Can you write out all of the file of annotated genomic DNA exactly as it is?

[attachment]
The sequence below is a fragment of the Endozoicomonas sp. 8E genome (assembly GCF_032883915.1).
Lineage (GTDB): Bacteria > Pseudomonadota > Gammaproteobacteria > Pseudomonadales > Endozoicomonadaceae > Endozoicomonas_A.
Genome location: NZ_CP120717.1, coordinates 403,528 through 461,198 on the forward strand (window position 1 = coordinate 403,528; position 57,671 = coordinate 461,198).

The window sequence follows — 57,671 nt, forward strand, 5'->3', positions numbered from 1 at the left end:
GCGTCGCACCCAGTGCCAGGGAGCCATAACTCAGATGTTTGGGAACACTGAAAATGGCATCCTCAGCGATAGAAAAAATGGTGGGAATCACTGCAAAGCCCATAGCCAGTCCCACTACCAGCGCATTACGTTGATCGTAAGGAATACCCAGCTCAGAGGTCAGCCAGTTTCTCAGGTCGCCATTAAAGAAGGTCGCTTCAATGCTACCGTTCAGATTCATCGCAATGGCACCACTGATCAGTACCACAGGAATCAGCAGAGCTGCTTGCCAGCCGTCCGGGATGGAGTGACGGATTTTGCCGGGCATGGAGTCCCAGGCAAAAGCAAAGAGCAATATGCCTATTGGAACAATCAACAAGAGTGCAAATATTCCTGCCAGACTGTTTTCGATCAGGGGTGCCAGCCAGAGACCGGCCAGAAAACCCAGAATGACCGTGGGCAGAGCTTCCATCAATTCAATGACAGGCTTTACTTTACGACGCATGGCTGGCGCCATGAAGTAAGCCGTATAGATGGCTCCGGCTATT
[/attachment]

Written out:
The sequence below is a fragment of the Endozoicomonas sp. 8E genome (assembly GCF_032883915.1).
Lineage (GTDB): Bacteria > Pseudomonadota > Gammaproteobacteria > Pseudomonadales > Endozoicomonadaceae > Endozoicomonas_A.
Genome location: NZ_CP120717.1, coordinates 403,528 through 461,198 on the forward strand (window position 1 = coordinate 403,528; position 57,671 = coordinate 461,198).

The window sequence follows — 57,671 nt, forward strand, 5'->3', positions numbered from 1 at the left end:
GCGTCGCACCCAGTGCCAGGGAGCCATAACTCAGATGTTTGGGAACACTGAAAATGGCATCCTCAGCGATAGAAAAAATGGTGGGAATCACTGCAAAGCCCATAGCCAGTCCCACTACCAGCGCATTACGTTGATCGTAAGGAATACCCAGCTCAGAGGTCAGCCAGTTTCTCAGGTCGCCATTAAAGAAGGTCGCTTCAATGCTACCGTTCAGATTCATCGCAATGGCACCACTGATCAGTACCACAGGAATCAGCAGAGCTGCTTGCCAGCCGTCCGGGATGGAGTGACGGATTTTGCCGGGCATGGAGTCCCAGGCAAAAGCAAAGAGCAATATGCCTATTGGAACAATCAACAAGAGTGCAAATATTCCTGCCAGACTGTTTTCGATCAGGGGTGCCAGCCAGAGACCGGCCAGAAAACCCAGAATGACCGTGGGCAGAGCTTCCATCAATTCAATGACAGGCTTTACTTTACGACGCATGGCTGGCGCCATGAAGTAAGCCGTATAGATGGCTCCGGCTATT